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5 Awesome Gifts for Photographers

Need some help buying for those picky creative family and friends of yours? Here are some of my favorites for the season. If all of these aren’t under my tree this year, I’m writing an angry letter to Santa.

Camera mug camera_mug

I’ve had this on my Holiday list for two years now and no one has listened….maybe the dogs will buy it for me this year. I do not think there is anything more necessary then a hot steaming mug of coffee while you edit. It’s a bonus that you can toss this one in the air and freak out your friends since they’ll think you’ve just tossed thousands of dollars worth of glass all willy nilly.

Camera tape dispenser camera_tapedispenser

If my husband reads this then he will know what to be getting me for my stocking this year, because I’ve been coveting this item for about a year. Fill this baby up with some cute washi tape and your creative editing skills will flow like lava.

Apple rechargeable batteriesapple-rechargable

Am I the only one that has to change out my mac mouse and keyboard batteries like every 2 seconds? Okay, maybe not that quickly, but with the price of batteries it’s ridiculous. This puppy will keep a rotation of six rechargeable AA batteries (included). And seriously it’ll pay for itself in probably a couple months.

Gift certificates to: creative marketcreative-market

This place is amazing. Need a cool font for that family holiday card? Need a grunge sky overlay for your recent session? Check and check. Most of what I buy on there is under $20, usually under $5 and you can buy credits and save when you buy in bulk. Bonus, if you sign up for their newsletter you’ll get a link to the current “freebie”.

WG Print shop “oh, snap!” printoh_snap!
Self plug, no shame. I mean but really, how cute is this black and gold print? Hang that beauty up by some clips above your desk and you’ll be “oh, snapping” all day. It’s a digital download so you get your instant gratification fix for the day. Plus, add some real gold glitter over the “oh, snap” font and turn that piece of paper into a 3D design. You’re so creative.

IMG_4183After completing her degree specializing in Photography at the University of Missouri, Emylee moved back to her hometown of Tulsa, Oklahoma in hopes of capturing the memories of those around her. Outside of the photography business she can be found with a coffee cup glued to her hand, eating brunch with her hubby, painting every room in her house, making frequent stops to the local Flea Market and taking an obscene amount of Instagram photos of her dogs, affectionately referred to as “my fur babies”. See more of her work on her website, Willow & Grey Photography, and her Facebook page.

  

Be Featured: Amy Bethune | Amy Bethune Photography

Amy Bethune Photography | Facebook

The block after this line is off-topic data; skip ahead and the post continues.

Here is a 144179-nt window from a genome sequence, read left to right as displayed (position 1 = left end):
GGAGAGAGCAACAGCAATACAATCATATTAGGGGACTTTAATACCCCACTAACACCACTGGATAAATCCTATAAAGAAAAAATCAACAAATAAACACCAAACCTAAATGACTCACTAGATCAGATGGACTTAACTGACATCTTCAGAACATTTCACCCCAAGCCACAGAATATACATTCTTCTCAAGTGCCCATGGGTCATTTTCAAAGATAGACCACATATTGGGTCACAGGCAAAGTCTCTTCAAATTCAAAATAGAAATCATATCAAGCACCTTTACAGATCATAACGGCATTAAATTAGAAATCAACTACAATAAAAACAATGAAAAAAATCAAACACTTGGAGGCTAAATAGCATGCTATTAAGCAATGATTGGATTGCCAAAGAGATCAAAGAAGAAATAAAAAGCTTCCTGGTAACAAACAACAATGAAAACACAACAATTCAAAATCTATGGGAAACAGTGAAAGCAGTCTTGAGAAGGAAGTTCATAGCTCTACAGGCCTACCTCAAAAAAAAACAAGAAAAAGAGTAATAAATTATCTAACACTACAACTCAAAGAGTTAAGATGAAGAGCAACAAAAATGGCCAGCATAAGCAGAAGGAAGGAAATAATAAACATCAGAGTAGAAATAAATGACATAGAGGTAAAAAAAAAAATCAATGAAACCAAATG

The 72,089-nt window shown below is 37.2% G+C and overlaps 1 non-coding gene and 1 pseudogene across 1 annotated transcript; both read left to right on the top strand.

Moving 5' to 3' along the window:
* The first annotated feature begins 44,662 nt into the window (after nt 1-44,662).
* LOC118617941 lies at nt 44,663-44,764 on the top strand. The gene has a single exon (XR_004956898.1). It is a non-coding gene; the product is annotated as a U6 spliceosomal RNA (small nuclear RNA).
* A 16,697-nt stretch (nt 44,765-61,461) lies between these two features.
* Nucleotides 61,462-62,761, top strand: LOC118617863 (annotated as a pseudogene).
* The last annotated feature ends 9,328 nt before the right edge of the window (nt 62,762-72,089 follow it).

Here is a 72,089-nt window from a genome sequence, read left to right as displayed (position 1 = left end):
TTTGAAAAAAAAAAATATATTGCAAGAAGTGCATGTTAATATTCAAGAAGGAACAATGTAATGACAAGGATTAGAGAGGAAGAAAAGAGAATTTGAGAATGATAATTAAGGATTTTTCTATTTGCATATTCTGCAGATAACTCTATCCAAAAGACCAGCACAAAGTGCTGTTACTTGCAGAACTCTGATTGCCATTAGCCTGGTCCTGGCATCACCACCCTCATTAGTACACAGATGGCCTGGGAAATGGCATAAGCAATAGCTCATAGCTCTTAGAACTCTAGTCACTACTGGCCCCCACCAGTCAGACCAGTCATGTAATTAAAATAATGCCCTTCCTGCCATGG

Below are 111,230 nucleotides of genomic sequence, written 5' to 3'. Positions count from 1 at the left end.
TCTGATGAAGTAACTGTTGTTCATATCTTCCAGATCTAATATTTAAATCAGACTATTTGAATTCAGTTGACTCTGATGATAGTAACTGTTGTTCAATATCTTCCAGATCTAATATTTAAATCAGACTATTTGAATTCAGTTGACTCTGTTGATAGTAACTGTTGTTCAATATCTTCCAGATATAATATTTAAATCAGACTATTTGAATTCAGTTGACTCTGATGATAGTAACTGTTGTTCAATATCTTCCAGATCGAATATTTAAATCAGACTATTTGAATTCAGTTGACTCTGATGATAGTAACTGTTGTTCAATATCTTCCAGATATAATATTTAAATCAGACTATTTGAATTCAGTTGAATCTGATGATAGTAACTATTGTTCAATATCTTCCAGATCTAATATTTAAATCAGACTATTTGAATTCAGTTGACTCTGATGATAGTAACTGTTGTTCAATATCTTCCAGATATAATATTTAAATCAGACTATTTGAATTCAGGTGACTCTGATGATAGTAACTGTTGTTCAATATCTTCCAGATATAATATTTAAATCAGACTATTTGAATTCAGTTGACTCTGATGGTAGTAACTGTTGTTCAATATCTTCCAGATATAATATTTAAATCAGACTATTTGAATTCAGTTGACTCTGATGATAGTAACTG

This session makes me long for the warm summer months again! Charley is an amazing Irish dancer with an infectious youthful spirit. We spent a few hours walking, talking, and dancing around a local park on a hot and steamy summer evening. It was incredible to capture Charley soaring through the air as she demonstrated her jumps. I often ask my seniors to dance a bit during their sessions to loosen up a bit and begin enjoying themselves (I love how that brings out their natural laughs and smiles). I can safely say that gets the award for best dancer yet!

Equipment used: Canon 5d mkii, Canon 50mm f/1.4, Canon 100mm f/2.8L

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Photo credits: Amy Bethune

  

In Which We Speak Of Watermarks

Let’s talk watermarks for a bit, shall we? Whether you’re a seasoned photog or just starting to upload photos to a Facebook page, the thoughts of watermarking have come up. I hope you’ve done some research on selecting the proper watermarking for you and I hope to goodness that you haven’t come across the advice that I’ve found on the Internet that suggests that you shouldn’t watermark. I don’t know when or how this very bad advice started, but please don’t follow it. P.S. if you’ve not been watermarking and your photos haven’t been stolen and you’ve gotten millions of shares then by all means continue not watermarking; however, you are the exception, not the rule.

First, let’s address the “do not watermark” rumor that’s floating around. You may read that if you watermark you come across as arrogant or it ruins your photo or people won’t share watermarked work. This. Is. Bologna. You watermark to protect yourself from thievery, to market yourself, and continue to showcase your brand. Watermarking not only shows that you are for real a business that people can come to in order to get similar work done for themselves, but it also shows that you take photography seriously. It shows to other photographers and potential thieves that you mean business. This is your work that took you time and money to create and people need to respect that. Period. This is all.

bad-watermark-photo-2 – source http://www.herviewphotography.com/2013/02/28/how-to-watermark-photos.html

All of that said there are some simple guidelines that should be followed in the process of watermarking your work. In the purpose of continuing to showcase your brand your watermark should represent you and what your business feels and looks like. It can be the name of your business, your website domain, a symbol, a paired down version of your whole logo, etc. It should not take away from the photo or overpower it in any way. The watermark shouldn’t be the first thing that clients notice, but when they do see it they should like it and it should make sense. It should also be placed in a spot that can’t be easily cropped out. Should it be placed over the subject’s eye [the above photo is a what-not-to-do]? No, but don’t just toss it in the far corner either.

graphic-watermark-photo-2– source https://www.facebook.com/katiebrockphotography/photos_stream

In the photo above the photographer has used symbols that you can find on her website and other work to tie everything in together. It fits her brand, it’s cute, small and discrete. However, the type of watermarks that I love and what I’ve recently implemented in my own work are super simple and domain only text. It’s usually white or grey, depending on the gray scale of the image, but it’s always small and with a low opacity.